It is definitely feeling like summertime here in America, specifically Texas, where I live. This week, the high temperature reaches 100 degrees Fahrenheit multiple times. During these kinds of summer days, I find myself spending a lot of time outdoors recreationally exploring water holes and hiking. With all the outdoor time, I’ve also come across so many different types of bugs and contemplated how many of these bugs can cause vector-borne infectious diseases. There is one disease in particular that has been at the front of my mind after attending an insightful conference over diseases in nature last month – Chagas disease.
Chagas disease is caused by a parasite called Trypanosoma cruzi and transmitted to people and animals by insects called Triatomines, or more commonly known as “kissing bugs.” Uniquely, these vectors are only found in the Americas (mainly Latin America). The vector, or insect, can infect a person or animal when it takes a blood meal bite near a wound, mouth, eye or other mucus membrane and then deposits feces near the bite. If the human or animal rubs the infected feces into their eye or mucus membrane then the parasite will begin its life cycle, multiply and cause disease.
Chagas disease is tricky to diagnose because it causes mild to no symptoms at all and can go from an acute stage to a relatively quiet chronic stage. Fever and swelling near the bite is common in those that experience symptoms in the acute stage. In some very rare cases, people can experience inflammation of the heart or brain. After the acute stage, most will enter the chronic stage of Chagas disease. Most people will never have any other problems associated with the disease at this point. However, 20-30% can develop life-threatening medical problems associated with the chronic disease including heart rhythm abnormalities, a heart that does not pump correctly, or a dilated esophagus or colon that can cause issues with eating or passing stool. Antiparasitic treatment is recommended for all cases under the age of 50 that have not developed medical problems from the chronic stage. This treatment is typically through the drug nifurtimox or benznidazole.
Chagas diseases does not only affect humans. Dogs have been found to be significantly impacted as well if they ingest bugs or are passed the disease congenitally from their mother. Symptoms in dogs include: fever, loss of appetite, lethargy, swollen lymph nodes, liver or spleen. Many owners don’t notice these symptoms because they are similar to other diseases and resolve over time. If a dog develops a chronic infection, they can develop deadly heart disease which can result in heart failure or sudden death. Unfortunately, there is no medication that has been found to be effective for treating Chagas in dogs and no vaccine against the disease in dogs or humans.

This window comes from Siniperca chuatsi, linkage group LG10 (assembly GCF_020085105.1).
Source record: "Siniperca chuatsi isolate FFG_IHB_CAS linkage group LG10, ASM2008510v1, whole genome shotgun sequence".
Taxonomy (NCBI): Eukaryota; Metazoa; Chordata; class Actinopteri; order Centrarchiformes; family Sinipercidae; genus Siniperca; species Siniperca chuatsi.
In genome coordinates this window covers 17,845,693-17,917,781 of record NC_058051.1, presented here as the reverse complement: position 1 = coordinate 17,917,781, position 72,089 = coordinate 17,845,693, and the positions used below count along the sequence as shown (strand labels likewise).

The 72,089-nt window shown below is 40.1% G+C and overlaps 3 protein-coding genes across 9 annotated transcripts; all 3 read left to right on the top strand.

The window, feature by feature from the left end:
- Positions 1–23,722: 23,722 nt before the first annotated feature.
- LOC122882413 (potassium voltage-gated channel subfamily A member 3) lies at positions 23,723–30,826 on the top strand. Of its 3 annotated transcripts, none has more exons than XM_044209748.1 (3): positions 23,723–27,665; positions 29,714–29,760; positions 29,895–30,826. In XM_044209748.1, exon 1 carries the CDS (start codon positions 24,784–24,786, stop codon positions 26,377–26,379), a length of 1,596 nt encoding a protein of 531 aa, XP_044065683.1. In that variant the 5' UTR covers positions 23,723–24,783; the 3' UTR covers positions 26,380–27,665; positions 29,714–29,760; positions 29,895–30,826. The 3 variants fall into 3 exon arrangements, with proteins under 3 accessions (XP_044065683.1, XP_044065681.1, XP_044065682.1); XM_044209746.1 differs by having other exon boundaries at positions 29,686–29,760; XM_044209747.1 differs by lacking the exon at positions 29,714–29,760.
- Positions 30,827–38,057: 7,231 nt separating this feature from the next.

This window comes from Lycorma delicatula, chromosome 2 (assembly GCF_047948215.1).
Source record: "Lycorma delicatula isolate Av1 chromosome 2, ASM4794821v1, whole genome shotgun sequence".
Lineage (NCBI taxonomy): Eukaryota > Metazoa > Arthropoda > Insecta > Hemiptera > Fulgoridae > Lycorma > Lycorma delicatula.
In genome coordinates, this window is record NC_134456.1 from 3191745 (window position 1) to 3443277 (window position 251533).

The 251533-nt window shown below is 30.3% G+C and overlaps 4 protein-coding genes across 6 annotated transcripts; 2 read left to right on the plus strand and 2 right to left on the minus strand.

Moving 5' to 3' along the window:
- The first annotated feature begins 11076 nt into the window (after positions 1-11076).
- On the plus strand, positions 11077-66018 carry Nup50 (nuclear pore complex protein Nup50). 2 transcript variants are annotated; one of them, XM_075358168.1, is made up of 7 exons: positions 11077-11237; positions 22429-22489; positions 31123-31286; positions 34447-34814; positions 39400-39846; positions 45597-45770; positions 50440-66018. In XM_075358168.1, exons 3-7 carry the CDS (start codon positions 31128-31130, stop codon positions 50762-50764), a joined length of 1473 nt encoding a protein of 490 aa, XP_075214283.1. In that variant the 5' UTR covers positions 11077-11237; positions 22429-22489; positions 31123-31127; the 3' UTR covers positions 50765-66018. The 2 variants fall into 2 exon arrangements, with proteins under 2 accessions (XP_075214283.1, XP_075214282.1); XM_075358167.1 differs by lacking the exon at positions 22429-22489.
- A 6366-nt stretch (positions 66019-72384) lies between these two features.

The disease has gotten much attention in the news and public health realm as of recently. CDC deemed it a “neglected tropical disease” and has devoted time to learning more about the disease and its impact. The public health burden of the disease in the United States is uncertain because many states are not required by law to keep track of the number of confirmed cases. As immigration increases in America, specifically from Latin America to the U.S., we are seeing increasing numbers of Chagas reports. In Texas, a research group from A&M that studies kissing bugs extensively has even created a collaborative project where citizens can send in bugs to have identified and be counted for. This study emphasizes the importance of “citizen science” – where the community can contribute to the advancement of scientific research through their participation in the study by sending in insects. They even have provided an interactive map on their website that shows where kissing bugs have been submitted from in the state of Texas.
If you’re interested in seeing a picture of a kissing bug, check out this link from the Texas A&M research site. The photos are taken by Dr. Gabriel Hamer and show the kissing bugs that can be found in Texas as well as the ones found across the United States.
If you live in the Americas, keep your eyes peeled for these bugs this summer and know when to seek care. This article by USA today, hits on some places that the bug can be found including: under porches, cement, in between rock, wood or brush and in outdoor dog houses or chicken coops. If you do come across these bugs and are interested in submitting them to the Texas A&M research team, check out this link. They have a few FAQ’s and reminders on how to handle the bug. Happy summer and bug swatting season!